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Three Mistakes Commonly Made by Any Fintech Startups

It’s not an easy task to generalize mistakes or to analyze it through a linear platform. Mistakes can happen at any instance, under any circumstance and can have forms of infinite variance.

Researches however always delve into the daunting task of modeling mistakes so that the risk factor in any business can be mitigated with knowledges. Through researches, it was unearthed that there are three common mistakes for which many startup companies find themselves buried under the ground even before they live up to its fullest.

MISTAKE-1

“We have absolute faith in our concept.”

Startups often fail to understand the vendor market because they fail to do a proper research. Fintech startups cannot skip the research step and go straight to development and here the mistake is made. All organizations need to study their market, their competition, potential competition and tangentially related companies before they should even think of starting up the company. They need to go to fintech expos and have personal conversations with bankers; at least to know about the market gaps that are lying ahead.

It is surprising how many traditional startups genuinely think their product is going to change the financial landscape. However often their product creates a solution to a nonexistent problem; or has even already been created by another vendor or bank’s IT department.

In a way, fintech startups and financial institutions operate with fundamentally different outlooks. Startups are comprised of individuals risking it all on their new product, while financial institutions are made up of people who manage risk for a living.

Though a startup might think their innovation and technology is a necessary tool for financial institutions to stay relevant. However the reality is that the only reason they are purchasing the product is pressure from the retail side. Startups need to understand this in order to manage their expectations and prepare their sales strategy.

MISTAKE-2

“Our solution is so great it will sell itself.”

Many fintech startups dream of becoming the next Uber, but no matter how great an innovation is, it will not sell itself. Sales and marketing should not be an afterthought therefore. If there are not carefully thought out plans in place or people hired specifically trained in sales and marketing, a financial technology product will not succeed.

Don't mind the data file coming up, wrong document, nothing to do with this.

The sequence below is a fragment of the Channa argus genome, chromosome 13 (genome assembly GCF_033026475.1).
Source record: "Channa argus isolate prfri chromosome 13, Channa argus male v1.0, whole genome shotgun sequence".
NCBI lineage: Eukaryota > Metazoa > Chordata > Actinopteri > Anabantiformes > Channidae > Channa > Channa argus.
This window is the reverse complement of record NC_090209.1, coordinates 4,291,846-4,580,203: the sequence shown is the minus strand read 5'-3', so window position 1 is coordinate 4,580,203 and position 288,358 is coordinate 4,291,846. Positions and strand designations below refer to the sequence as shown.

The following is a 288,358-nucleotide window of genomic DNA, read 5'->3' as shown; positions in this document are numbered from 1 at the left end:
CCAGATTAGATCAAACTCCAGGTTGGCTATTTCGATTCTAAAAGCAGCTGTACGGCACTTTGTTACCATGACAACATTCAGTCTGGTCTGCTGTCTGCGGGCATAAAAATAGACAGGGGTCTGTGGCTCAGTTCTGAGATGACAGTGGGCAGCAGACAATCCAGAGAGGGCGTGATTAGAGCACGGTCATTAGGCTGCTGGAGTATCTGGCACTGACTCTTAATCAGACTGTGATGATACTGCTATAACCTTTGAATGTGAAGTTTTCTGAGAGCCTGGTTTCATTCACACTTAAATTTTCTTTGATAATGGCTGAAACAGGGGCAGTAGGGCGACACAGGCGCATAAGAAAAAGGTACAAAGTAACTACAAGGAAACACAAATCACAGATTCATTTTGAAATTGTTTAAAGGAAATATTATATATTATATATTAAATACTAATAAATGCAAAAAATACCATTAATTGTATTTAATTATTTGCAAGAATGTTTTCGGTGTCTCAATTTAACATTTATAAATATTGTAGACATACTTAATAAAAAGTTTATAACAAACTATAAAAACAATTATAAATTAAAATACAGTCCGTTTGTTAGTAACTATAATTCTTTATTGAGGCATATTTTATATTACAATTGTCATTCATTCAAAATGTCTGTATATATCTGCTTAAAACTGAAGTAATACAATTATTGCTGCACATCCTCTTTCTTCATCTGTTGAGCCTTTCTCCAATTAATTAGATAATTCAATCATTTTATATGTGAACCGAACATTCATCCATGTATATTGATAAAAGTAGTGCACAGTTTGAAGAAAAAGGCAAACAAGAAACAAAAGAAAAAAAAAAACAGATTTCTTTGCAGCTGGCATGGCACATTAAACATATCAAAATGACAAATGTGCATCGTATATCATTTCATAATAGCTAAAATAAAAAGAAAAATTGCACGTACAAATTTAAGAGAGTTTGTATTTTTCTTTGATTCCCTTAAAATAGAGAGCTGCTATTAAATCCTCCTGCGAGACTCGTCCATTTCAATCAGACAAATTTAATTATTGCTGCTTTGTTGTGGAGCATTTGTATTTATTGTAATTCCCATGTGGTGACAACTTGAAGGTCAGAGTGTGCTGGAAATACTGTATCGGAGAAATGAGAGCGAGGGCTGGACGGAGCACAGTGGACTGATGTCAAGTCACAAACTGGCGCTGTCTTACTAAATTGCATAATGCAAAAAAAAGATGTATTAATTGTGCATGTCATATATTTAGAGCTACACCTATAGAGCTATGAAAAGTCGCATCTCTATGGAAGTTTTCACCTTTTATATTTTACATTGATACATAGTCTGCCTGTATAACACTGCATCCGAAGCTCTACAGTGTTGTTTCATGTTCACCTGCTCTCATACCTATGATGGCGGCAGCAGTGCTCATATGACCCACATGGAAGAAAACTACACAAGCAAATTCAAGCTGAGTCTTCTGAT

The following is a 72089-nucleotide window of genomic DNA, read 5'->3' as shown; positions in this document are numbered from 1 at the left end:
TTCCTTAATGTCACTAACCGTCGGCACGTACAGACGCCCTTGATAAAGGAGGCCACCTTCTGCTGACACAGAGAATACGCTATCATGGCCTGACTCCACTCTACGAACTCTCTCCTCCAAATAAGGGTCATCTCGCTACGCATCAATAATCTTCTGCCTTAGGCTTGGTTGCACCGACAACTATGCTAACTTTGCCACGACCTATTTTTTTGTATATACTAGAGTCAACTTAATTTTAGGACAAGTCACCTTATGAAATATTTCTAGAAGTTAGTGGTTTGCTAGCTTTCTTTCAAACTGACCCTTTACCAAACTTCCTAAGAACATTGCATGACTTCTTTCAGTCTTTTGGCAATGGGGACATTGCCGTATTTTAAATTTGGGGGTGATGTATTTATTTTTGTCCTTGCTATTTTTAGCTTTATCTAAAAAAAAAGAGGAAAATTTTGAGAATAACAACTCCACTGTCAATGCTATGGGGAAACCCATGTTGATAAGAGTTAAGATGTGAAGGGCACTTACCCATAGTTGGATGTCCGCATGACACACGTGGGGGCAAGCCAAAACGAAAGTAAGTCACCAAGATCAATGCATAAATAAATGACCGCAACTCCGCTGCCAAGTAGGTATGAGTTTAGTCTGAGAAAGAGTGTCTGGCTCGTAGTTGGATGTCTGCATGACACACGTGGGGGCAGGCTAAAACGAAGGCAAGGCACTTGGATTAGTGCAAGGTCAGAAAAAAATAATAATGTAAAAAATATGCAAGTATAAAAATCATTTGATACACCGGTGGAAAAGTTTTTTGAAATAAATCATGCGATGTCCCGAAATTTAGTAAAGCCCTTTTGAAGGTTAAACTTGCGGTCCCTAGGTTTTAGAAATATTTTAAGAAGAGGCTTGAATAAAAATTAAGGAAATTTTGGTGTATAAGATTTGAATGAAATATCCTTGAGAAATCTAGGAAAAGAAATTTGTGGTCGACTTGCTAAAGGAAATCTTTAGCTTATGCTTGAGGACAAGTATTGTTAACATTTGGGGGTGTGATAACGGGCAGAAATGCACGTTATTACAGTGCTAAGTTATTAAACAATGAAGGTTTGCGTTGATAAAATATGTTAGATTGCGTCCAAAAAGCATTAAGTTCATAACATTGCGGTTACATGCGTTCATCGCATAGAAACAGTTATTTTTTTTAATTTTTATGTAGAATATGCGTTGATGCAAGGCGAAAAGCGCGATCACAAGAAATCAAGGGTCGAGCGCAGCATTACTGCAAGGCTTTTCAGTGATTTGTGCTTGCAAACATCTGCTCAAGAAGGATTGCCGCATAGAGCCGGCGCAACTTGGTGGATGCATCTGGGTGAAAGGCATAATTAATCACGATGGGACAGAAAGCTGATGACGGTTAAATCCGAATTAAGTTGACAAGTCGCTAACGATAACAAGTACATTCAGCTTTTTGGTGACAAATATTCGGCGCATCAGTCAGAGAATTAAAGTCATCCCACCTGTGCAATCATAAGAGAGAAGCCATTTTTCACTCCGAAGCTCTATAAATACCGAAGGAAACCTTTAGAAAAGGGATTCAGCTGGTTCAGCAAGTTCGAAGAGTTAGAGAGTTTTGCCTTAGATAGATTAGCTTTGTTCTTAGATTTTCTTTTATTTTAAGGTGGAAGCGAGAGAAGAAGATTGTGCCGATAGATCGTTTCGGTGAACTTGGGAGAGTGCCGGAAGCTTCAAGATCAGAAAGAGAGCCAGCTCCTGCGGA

Having an experienced marketing or sales professional is necessary, but startups should rely on more than an individual team member. Many fintech startups suffer setbacks after their key salesman with 20 years of experience, who promised they had customers in the bag, quits shortly after joining the startup for a more stable paycheck at an established fin tech company.

It’s true that fintech development occurs at lightning speed; financial institutions, on the other hand, do not. There is the potential for very long gaps between starting marketing efforts and seeing results. Sometimes even a year may pass between a fin tech startup making initial contact and closing a sale.

MISTAKE-3

“Our website is still under construction.”

In a straight answer, to make sales, an optimized website needs to be fully constructed. Credibility is necessary to close a deal, and the information on a website can either build credibility or hinder it. Having a potential client visit a website after conference that only contains the phrases “Coming Soon” or “Under Construction” will discourage anyone from doing business with the startup.

Fintech startups repeatedly make the mistake of not using their website to its fullest extent and then complaining they aren’t making sales. A successful sales plan starts well before the marketing or sales efforts begin. A startup’s website should be viewed as a lead generation tool, not just a checklist requirement.

A recent survey found on the issue revealed that 64% of respondents said a vendor’s online content had a significant impact on their buying decision. Additionally, 34% of respondents strongly agreed that the successful vendors provided a mix of content to guide them through each stage of the research and decision-making process. Integrate all the elements required for a successful sales strategy into the website; include product features, marketing materials and media coverage. If the startup doesn’t already have any coverage, include links to related industry issues. A website is the space to prove credibility and jumpstart sales.

Therefore if you are planning to be the next start up in this industry; please do not forget to at least think about these three mistakes; you might not even realize and end up with one of these mistakes!

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